After more than five years, Hermie Sadler will start a Monster Energy NASCAR Cup Series event. And like the last time he raced against the sport’s best in 2012, it comes at his home track of Martinsville Speedway.
“I’ve been coming up here since I was five years old,” Emporia, Virginia native Sadler told Frontstretch. “My uncle Bud used to race late model sportsman double-header weekends with the modifieds. So, we’ve been making family trips up to this track since I was a little kid.”
Entering Sunday’s First Data 500 as the second oldest driver on the starting grid, the 48-year-old, who’ll race Premium Motorsports’ No. 7 Chevrolet, has used his past in the sport to not only grow his knowledge for pit reporting with FOX Sports in the Camping World Truck Series, but to also grow his relationship with Virginia Lottery. That partnership will have a special Sunday morning promotion that made it possible for Sadler to race.
“I’ve had a 20-year relationship with them,” Sadler explained. “Also, a personal service contract, so we’ve run some XFINITY Series races off-and-on through the years. This particular year, they’ve had a promotion where they’re giving away seven Stingray Corvettes. The last one is given away on Sunday, so they wanted me to be in the race and on the track.”
Headquartered in Richmond, Virginia Lottery has supported Sadler in the XFINITY Series, sponsoring him at Richmond and Tennessee’s Bristol Motor Speedway from 2014 to 2016. But this year, the special promotion opened the door for Sadler to take that big step up in 2017.
“I wasn’t actively pursuing [a return to Cup] but it worked out and came together,” he said. “We’re going to do the [Corvette] reveal right before the green flag, so that was the point of having a car on the track and me being involved in it. For me, it’s an opportunity to go back out there and compete. Something I haven’t done a whole lot of in the last five or six years.”
With a personal service contract that spans on the track and off, there’s various opportunities for Sadler to engage with Virginia Lottery.
“Some years, it includes some racing, some years not,” he said. “Even when I don’t race, I’m constantly doing appearances and promotions for them around the NASCAR track. I will continue to do that and when something comes up, as long as I feel like I can do it, those plans are always talked about one year at a time.”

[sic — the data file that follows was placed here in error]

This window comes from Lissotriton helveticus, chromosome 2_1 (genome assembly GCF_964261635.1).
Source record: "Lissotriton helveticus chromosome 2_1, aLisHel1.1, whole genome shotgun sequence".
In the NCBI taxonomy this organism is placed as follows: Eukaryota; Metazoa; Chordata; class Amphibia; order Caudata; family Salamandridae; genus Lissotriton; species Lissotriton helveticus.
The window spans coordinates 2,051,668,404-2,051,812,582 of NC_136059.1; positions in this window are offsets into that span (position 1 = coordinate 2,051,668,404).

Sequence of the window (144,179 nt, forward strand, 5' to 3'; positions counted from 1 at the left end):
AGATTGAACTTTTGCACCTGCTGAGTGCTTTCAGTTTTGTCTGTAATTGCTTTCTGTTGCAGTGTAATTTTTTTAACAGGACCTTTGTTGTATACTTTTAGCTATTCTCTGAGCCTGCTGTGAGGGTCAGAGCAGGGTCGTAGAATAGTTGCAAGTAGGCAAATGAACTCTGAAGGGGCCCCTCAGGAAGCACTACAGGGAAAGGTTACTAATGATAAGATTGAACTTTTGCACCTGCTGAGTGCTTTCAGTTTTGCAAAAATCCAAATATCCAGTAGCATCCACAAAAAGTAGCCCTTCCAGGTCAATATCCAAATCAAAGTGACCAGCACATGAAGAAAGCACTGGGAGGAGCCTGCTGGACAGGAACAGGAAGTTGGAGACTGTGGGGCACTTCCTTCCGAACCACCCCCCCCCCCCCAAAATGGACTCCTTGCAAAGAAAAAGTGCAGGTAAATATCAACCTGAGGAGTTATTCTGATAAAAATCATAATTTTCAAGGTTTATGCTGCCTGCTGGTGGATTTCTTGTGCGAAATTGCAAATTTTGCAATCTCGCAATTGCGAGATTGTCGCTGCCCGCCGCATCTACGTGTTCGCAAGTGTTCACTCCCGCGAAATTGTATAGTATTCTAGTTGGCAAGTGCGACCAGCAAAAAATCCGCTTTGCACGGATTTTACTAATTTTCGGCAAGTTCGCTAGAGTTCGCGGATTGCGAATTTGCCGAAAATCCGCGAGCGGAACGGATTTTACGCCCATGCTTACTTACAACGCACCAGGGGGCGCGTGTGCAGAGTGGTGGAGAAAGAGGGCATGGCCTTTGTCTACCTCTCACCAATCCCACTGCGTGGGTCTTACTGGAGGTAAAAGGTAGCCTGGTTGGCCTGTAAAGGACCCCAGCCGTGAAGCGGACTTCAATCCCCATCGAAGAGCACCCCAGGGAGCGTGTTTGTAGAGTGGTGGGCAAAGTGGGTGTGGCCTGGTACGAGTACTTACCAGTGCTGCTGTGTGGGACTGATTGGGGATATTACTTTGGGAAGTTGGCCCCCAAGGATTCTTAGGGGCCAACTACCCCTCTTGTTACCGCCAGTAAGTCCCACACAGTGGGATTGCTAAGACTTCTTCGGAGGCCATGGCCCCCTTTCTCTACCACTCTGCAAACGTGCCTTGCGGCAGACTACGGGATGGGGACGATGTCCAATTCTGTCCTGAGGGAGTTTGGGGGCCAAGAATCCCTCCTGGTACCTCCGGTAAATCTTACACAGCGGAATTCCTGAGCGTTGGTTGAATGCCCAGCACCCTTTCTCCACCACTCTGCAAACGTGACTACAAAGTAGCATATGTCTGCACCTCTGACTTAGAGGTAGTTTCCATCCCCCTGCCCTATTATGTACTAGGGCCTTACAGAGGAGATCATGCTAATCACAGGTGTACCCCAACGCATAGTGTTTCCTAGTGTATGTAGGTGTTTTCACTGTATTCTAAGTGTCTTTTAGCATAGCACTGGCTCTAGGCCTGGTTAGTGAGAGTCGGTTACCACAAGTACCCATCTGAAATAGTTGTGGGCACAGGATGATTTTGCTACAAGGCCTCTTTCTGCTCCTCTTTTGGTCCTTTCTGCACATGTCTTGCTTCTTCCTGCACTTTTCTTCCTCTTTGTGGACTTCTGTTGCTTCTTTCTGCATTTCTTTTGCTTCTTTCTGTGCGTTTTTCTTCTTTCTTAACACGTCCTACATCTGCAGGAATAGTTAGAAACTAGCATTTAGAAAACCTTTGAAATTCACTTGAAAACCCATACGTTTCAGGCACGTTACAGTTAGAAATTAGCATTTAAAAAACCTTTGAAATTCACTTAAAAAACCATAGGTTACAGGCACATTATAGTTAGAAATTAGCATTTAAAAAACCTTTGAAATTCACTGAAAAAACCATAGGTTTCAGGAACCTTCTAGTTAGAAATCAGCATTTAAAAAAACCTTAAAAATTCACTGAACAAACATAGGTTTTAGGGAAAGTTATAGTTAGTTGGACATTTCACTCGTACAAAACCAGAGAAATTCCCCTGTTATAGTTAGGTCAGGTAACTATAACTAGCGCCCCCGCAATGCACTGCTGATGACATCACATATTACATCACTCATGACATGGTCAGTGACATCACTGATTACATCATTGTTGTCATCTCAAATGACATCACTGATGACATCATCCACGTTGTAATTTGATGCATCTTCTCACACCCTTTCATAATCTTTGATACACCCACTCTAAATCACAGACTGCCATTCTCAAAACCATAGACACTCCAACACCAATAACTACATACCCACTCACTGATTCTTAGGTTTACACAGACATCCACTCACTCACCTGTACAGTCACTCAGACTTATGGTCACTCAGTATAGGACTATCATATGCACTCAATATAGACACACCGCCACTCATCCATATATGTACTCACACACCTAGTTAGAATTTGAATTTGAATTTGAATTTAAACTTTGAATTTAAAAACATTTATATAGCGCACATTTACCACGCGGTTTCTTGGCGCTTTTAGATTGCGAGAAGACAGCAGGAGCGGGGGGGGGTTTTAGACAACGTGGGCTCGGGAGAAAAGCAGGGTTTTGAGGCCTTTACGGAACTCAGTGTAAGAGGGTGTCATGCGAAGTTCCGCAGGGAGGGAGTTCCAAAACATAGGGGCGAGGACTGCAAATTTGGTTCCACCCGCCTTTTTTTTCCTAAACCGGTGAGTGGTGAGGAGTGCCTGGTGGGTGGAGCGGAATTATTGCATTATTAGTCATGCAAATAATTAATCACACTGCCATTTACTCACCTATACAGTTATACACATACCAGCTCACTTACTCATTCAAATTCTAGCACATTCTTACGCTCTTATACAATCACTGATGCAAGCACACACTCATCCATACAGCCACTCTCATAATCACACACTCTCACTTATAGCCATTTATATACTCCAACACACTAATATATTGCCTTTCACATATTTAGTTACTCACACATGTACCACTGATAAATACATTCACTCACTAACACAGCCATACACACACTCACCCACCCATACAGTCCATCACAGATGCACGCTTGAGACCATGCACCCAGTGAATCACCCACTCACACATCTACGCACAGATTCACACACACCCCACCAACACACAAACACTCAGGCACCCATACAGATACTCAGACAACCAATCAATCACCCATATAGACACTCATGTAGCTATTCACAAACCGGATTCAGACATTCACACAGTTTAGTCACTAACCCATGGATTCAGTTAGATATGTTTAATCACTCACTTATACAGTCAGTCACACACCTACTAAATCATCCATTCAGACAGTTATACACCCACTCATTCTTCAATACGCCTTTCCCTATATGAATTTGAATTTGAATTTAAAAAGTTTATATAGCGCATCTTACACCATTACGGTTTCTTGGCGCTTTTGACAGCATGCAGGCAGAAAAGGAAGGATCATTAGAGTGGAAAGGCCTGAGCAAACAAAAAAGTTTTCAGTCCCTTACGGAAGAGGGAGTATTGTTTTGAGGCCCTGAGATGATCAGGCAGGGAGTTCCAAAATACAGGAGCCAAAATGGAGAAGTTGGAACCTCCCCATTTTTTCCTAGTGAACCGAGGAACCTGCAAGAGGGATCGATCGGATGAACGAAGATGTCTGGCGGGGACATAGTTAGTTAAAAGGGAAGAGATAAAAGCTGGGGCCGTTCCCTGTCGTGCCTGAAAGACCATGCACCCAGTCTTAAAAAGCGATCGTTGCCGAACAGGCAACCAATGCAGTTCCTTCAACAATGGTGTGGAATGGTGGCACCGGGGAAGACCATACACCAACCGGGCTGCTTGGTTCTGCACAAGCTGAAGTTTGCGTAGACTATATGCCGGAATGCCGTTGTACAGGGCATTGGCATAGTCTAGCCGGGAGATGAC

Despite having 64 prior Cup starts, joining his 265 in XFINITY including two wins, a 2017 Cup car varies wildly from that of 2012. Additionally, there will be a championship on the line for eight drivers on Sunday, something Sadler has taken notice of entering the weekend.
“If you take three weeks off from racing, you lose a lot,” he said. “There’s a lot of drivers now who race limited schedules and I haven’t driven a Cup race in five years. I certainly have a disadvantage as far as that goes. I want to get the the best result in our situation. It’s my goal to do everything I can do for my team and sponsor without having any impact on what’s going on with the guys racing for a championship.”
No matter the outcome or result, Sadler will have a voice in the weeks and years to come, as he continues to work with FOX on pit road. Here, Sadler can further detail the inner-workings of what’s happening on the track. And days like Sunday can further bridge the gap from the viewer to the racetrack.
“Things change so quickly,” he said. “When you’re an analyst, you always want to explain to the viewers what is going on and why. Tell them something they cannot actually see on TV. Whether someone isn’t running well, an issue on pit road.
“I haven’t driven one of these cars with the new aero package, the splitter and all these things, so it will be new for me. A steep learning curve. I’m very realistic about the challenge that’s in front of me but I know it will be very educational.”